Britain in Dogfight to Retain Warplane SupremacyBy
Brexit threatens to fracture decades-old defense partnerships
Qatar deal boosts BAE Systems, but Saudi order still vital
From the World War I-vintage Sopwith Camel through the iconic Spitfire to the Harrier jump jet, Britain has been a leading player in warplane production almost since the advent of aviation.
But with stuttering sales of the latest Eurofighter Typhoon model forcing job cuts at U.K.-based BAE Systems Plc, Europe’s biggest defense company, and the upheaval of Brexit straining defense pacts, that heritage may count for little.
France and Germany are already exploring fighter options that could omit the U.K., their partner in past collaborations including the Jaguar and Tornado. And while Qatar’s sign-off Monday on a near $7 billion Eurofighter contract with BAE should hand the plane a lifeline and reinforce the company’s credentials within the four-nation consortium, a bigger deal from Saudi Arabia remains elusive.
“Things are fluid to say the least,” said Douglas Barrie, a military-aerospace specialist at the International Institute for Strategic Studies in London. “Countries are trying to work out what they want from a next-generation fighter, which is confusing enough, but throw in the strain on relations from Brexit and there’s at least a risk that the U.K. will be excluded.”
The situation has become more acute as governments move toward combining the region’s three current offerings -- the Eurofighter made by BAE, Airbus SE’s German and Spanish arms and Italy’s Leonardo SpA, together with the French Rafale, and the Gripen from Sweden’s Saab AB -- into a single program to bring down costs and enhance cooperation.
As a key player in Eurofighter, BAE had seemed to be the obvious leader of an enlarged consortium, especially since it had already worked with France’s Dassault Aviation SA -- maker of the Rafale -- on the Taranis drone, seen as a blueprint for a new breed of unmanned warplane. Since last year’s referendum, though, the apparent inevitability of that position is in doubt.
The level of European disquiet became clear in June, when Airbus warned that while a single jet was indeed likely to be developed to satisfy future needs, Britain’s role wasn’t guaranteed. Fernando Alonso, its head of military aircraft, told Bloomberg that Brexit made the future “difficult to see” and might mean that the next fighter would be “more continental.”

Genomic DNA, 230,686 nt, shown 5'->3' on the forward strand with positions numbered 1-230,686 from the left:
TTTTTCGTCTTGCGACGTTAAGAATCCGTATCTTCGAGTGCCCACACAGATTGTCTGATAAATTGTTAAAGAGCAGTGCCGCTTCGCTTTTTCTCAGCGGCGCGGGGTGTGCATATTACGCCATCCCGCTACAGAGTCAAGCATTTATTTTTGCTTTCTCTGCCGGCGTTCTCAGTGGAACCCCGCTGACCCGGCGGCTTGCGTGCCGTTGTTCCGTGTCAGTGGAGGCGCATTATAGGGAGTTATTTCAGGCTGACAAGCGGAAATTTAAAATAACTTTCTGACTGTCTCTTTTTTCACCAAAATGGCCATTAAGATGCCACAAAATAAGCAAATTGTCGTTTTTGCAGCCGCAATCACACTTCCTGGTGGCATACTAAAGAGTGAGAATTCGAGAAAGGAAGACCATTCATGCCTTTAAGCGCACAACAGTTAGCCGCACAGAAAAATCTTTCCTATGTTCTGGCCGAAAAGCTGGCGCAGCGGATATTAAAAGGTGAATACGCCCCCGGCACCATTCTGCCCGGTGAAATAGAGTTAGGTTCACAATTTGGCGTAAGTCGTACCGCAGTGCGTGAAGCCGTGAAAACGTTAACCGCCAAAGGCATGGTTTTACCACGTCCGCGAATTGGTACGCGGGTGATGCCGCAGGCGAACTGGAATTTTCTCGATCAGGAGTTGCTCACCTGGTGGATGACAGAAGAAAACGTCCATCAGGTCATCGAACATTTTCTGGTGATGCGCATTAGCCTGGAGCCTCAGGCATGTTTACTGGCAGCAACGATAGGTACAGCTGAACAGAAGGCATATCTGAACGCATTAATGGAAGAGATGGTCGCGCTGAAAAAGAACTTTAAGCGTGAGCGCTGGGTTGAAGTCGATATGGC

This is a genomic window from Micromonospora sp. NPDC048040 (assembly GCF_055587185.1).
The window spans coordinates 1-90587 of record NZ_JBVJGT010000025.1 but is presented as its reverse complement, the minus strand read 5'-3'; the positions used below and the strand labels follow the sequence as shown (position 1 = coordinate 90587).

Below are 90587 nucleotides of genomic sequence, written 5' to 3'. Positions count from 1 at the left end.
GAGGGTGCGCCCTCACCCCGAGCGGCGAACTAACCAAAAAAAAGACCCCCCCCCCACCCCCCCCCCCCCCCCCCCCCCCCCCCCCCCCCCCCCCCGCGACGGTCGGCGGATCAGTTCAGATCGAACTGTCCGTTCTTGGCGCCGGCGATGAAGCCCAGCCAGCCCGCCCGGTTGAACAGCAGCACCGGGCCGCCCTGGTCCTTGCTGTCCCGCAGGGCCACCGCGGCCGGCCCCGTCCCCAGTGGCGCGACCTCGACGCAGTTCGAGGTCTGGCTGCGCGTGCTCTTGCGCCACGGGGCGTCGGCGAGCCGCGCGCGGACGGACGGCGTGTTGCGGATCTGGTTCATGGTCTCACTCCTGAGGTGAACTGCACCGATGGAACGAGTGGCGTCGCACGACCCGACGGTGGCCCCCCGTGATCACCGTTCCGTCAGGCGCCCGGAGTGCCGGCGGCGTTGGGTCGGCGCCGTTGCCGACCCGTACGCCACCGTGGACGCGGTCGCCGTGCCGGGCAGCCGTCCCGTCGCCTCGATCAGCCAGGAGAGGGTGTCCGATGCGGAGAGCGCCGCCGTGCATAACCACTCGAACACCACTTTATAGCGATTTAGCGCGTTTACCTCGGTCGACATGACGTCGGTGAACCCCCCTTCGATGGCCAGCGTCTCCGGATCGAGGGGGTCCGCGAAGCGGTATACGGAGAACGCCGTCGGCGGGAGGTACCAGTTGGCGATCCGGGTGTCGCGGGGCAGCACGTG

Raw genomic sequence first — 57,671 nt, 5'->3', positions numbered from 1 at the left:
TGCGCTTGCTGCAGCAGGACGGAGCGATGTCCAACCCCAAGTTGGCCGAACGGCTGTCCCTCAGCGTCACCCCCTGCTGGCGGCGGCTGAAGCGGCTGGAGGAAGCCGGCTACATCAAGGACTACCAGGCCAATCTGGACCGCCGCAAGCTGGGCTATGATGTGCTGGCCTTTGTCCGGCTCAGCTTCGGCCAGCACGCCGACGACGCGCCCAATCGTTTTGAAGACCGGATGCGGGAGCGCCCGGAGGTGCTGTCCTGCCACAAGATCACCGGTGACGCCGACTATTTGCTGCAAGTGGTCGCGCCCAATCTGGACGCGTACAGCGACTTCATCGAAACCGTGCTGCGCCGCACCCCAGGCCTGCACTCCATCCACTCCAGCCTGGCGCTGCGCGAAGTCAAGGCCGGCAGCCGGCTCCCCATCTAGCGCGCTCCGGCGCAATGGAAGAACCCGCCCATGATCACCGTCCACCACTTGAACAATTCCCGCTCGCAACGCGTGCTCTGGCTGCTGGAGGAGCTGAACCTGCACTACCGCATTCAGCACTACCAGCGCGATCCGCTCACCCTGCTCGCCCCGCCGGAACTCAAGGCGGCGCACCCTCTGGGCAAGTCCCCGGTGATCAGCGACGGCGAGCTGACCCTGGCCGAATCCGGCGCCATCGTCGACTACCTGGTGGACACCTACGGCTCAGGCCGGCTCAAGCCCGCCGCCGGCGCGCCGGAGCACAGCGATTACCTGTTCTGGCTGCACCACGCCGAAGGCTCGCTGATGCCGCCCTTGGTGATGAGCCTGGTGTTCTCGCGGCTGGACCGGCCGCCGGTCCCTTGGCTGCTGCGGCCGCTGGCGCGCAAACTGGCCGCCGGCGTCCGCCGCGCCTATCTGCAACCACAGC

Then a month later French President Emmanuel Macron and German Chancellor Angela Merkel announced a new warplane accord, with Britain conspicuously absent. The plan, which calls for the countries to produce a road-map next year for joint development of an aircraft to replace existing fleets, paves the way for reintegrating France into Eurofighter after it quit the nascent program in the mid-1980s to produce the rival Rafale. Barrie said that at least two other nations may be looking at joining -- with the U.K. not among them.
In comments to Bloomberg, BAE pointed to its past history of partnerships and “world-leading capabilities” as indicating likely involvement in future programs. At the same time, two senior managers last month told the House of Commons defense committee that the U.K. must work to preserve military and industrial links through the turmoil of Brexit.
Bob Keen, BAE’s head of government relations, highlighted the importance of future collaboration, particularly in Europe, while Chris Boardman, managing director of the company’s military-aircraft business, said told lawmakers it’s crucial to look beyond the Typhoon era -- “and don’t be complacent.”
Harry Breach, an aerospace analyst at Raymond James in London, said that while he expects BAE to be brought into the Franco-German discussions, Britain should not underestimate the ability of Dassault -- best known for its Mirage series of fighters -- to act as an alternative prime contractor.
BAE’s strongest card may ultimately be the scale of Britain’s defense budget and military commitments, which mean the country would inevitably play a major role in funding a future combined program, were it to be part of one.
The company itself has also eclipsed its partners in marketing the Eurofighter outside Europe, racking up 108 such sales, versus 28 for Leonardo and Airbus.
This week’s confirmation of the 24-aircraft Qatari order came as a timely reminder of BAE’s reach, especially since earlier deals for 25 Rafales and 36 Boeing Co. F-15s led some experts to doubt that the Persian Gulf state would stand by the transaction. The contract will stretch Eurofighter production “further into the 2020s” according to BAE, though won’t be enough to save 750 U.K. jobs already due to be cut as production rates slow.
At the same time, a deal to supply Saudi Arabia with 50 or more Typhoons remains on hold, and may even be less likely to go ahead following the deal with Qatar, which the kingdom has sought to isolate over alleged links to Iran.
To be sure, BAE has other irons in the fire. The company has established an alliance with Turkey to develop the nation’s first home-built fighter, the TFX. Powered by the same engines as the Typhoon, the plane would be guaranteed around 250 domestic orders and also target export sales.
More significantly, BAE is also the main partner on Lockheed Martin Corp.’s F-35 fighter, the world’s biggest warplane program, with a work-share of 15 percent from production of the rear fuselage and tail, as well as cutting-edge fuel, electronic-warfare, life-support and crew-escape systems.
Exclusion from European cooperation could push BAE further in the direction of the U.S., and even revive speculation about a trans-Atlantic merger. That might be good news for investors, but it would spell the end of a century-long era during which the company and its forerunners have spearheaded fighter design.
“The risk is that they become a glorified supplier,” Barrie said.
— With assistance by Christopher Jasper